The Perfect Gift
We’ve said it before and we’ll say it again: enough with the wine gadgets. Unless you’re springing for a Coravin, we don’t need any more. Aerators, stoppers, corkcicles, etc. It’s enough already. For the most part, these are all gimmicks designed to separate you from your money, and they’re probably just going to collect dust on top of our cellars. Want to make a wine lover happy? Buy us wine.
But I don’t know which wine to buy, you plead. Well, that’s why we’re here. (And, even if you go wrong, remember, it’s still the the thought that counts. Plus, once that bad bottle you bought has been drunk, we can recycle it. Unlike the aerator that is still collecting dust.)
Here are some Chairman’s Selections currently in stores that should make any wine lover eternally grateful:
Clos La Coutale Cahors 2012 ($16.99)
A conversation starter at the lower end of the cost spectrum, Cahors is the ancestral home of Malbec, Argentina’s star grape. The original French version can be quite different from its popular South American brother, however, rustic and rugged like a stone cottage in the Gallic countryside. That said, this wine can be extremely rewarding to those willing to seek out its charms, evolving with air (give it a good decant, or lay it down for a few years) to show a broad swath of complexity and flavor. Dark fruit and violets intermix with savory notes ranging from green herbs to sanguine, rusty iron, to dirty forest floor, all the way to rich cocoa. This is a heck of a lot of wine for $17, and would make a great gift for an adventurous oenophile.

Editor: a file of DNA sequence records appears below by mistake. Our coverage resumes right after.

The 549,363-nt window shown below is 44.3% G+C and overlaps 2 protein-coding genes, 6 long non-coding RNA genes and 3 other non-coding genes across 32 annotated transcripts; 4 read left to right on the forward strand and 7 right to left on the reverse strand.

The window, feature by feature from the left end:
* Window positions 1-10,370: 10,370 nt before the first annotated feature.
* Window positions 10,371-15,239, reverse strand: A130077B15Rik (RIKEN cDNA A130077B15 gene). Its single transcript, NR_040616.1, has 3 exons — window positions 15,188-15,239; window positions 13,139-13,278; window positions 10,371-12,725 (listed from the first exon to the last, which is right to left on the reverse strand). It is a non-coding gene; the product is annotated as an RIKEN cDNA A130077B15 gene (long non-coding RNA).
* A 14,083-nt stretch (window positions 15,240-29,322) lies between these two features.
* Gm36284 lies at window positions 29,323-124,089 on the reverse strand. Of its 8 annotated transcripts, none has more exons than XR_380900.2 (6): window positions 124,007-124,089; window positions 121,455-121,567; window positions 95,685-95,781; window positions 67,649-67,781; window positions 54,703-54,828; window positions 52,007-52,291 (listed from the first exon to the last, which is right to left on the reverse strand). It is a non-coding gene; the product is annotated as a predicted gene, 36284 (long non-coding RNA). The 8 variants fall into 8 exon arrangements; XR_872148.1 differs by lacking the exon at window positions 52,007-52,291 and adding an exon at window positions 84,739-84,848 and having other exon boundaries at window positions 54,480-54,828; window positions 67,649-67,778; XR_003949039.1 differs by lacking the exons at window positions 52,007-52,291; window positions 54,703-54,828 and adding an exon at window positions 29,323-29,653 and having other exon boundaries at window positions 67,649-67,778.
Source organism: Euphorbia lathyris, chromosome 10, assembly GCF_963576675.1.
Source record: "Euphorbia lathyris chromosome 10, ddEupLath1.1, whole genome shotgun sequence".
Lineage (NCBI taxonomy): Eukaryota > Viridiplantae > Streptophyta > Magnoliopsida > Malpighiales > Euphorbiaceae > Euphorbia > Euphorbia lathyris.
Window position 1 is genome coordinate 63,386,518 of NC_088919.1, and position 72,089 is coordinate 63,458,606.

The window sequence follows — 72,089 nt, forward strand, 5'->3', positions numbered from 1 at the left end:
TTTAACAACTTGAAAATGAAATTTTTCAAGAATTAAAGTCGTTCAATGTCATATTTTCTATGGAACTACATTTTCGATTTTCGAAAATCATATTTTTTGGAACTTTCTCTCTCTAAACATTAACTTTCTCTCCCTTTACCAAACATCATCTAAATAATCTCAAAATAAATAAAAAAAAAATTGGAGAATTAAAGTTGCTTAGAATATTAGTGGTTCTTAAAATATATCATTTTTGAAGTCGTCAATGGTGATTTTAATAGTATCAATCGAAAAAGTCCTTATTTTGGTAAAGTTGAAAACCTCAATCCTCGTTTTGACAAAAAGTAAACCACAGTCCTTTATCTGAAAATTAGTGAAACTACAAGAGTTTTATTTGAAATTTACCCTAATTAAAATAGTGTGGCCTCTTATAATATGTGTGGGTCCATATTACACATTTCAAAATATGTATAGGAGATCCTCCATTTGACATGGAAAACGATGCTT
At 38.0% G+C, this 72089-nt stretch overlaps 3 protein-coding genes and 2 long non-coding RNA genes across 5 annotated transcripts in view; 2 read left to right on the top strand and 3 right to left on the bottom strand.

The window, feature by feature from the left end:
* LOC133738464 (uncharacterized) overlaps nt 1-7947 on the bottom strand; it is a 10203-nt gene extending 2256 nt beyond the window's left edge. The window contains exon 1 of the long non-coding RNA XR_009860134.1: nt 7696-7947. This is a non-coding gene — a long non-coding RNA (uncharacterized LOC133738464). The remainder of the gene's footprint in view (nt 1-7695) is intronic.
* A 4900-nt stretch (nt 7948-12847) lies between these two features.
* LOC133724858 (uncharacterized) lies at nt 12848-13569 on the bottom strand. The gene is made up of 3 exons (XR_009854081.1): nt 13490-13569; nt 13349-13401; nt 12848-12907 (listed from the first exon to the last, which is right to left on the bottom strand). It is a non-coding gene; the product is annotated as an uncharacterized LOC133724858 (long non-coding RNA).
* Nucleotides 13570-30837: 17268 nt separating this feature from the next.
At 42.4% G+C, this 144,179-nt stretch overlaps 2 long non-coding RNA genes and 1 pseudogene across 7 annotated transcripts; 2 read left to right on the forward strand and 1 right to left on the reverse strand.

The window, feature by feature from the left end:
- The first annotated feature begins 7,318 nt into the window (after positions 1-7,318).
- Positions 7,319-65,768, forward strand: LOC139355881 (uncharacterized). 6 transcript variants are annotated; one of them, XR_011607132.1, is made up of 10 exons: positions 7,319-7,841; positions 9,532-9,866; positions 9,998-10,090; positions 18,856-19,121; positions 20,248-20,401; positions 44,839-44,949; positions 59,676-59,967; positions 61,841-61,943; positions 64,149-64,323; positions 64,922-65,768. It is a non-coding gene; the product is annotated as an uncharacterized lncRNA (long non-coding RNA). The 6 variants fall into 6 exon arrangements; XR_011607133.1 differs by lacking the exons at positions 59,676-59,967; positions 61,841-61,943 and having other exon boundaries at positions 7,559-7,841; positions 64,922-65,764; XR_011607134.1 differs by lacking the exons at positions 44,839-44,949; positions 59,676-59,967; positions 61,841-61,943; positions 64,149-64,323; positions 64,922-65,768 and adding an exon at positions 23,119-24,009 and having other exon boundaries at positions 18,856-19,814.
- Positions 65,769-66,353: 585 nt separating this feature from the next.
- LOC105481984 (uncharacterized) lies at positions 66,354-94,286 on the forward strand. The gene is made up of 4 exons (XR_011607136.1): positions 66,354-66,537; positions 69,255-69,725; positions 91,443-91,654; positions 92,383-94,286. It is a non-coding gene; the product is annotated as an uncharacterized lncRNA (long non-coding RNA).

BR Cohn Cabernet Sauvignon Olive Hill Estate Vineyards 2010 ($34.99)
Moving to the safer side of the aisle, this Sonoma Cab will certainly appeal to those Napa Cab and bold Cali wine lovers out there. It’s got all the markings – full-body, big cherry fruit, smooth, with notes of green pepper, tobacco and cinnamon. It’s delicious now, but also has enough structure to last 5 years, maybe 10.
Bocelli Alcide IGT 2011 ($49.99)
Long before Andrea Bocelli was famous for making music, his family was making wine. This particular bottle, their flagship SuperTuscan, a blend of Sangiovese and Cabernet, is named for Andrea’s grandfather Alcide. It’s a lovely bottle of wine that features a nose of leather and loamy earth, with big cherry fruit and wild herbs on the palate, but needs 3-5 years on its side to bring out its best, and should last until the 2020s. This would certainly make a great gift for wine collector who also loves classical music and/or Italian culture.
Roger Peguet Hermitage 2010 ($49.99)
For Syrah lovers (which should be everyone, but for some reason is not), Hermitage is the crown jewel and spiritual ground zero. A hill in the Rhone region of France with just 345 acres under vine, bottles are not exactly easy to find, even beyond the confines of the commonwealth. So it is always notable when the Chairman’s program brings one on board, even if they do tend to come at a steepish price. This one is on the younger side, and will reward patience, but shows all the markings of a fine, fine specimine. Though tightly wound, this wine is alive with verve and spirit, showing sprightly notes of violet, mint and brooding black fruit, alongside tobacco, black pepper and, deep down, slumbering earth. For those with patience and the right cellar, this will be a stunner.
Arnaldo Caprai Montefalco Sagrantino 25 Anni 2009 ($59.99)
Let’s get this out of the way first: if you drink this now, it might be the most tannic juice you ever imbibe. An absolute sledgehammer to the gums. There’s no other way around it. Beyond that, this is an awesome wine. I’m partial to Sagrantino, I’ll admit; I love the way the cherry intermingles with the herbal and floral notes, the cedar, the earth and the chocolate. It’s all here, behind the wall of tannin. In time, when those tannins settle (they’ll never fully subside), it’ll reward patience with soaring power and beauty. This particular wine should arrive in a lovely wooden box, perfect for gift-giving, so feel free to ask if it isn’t displayed that way.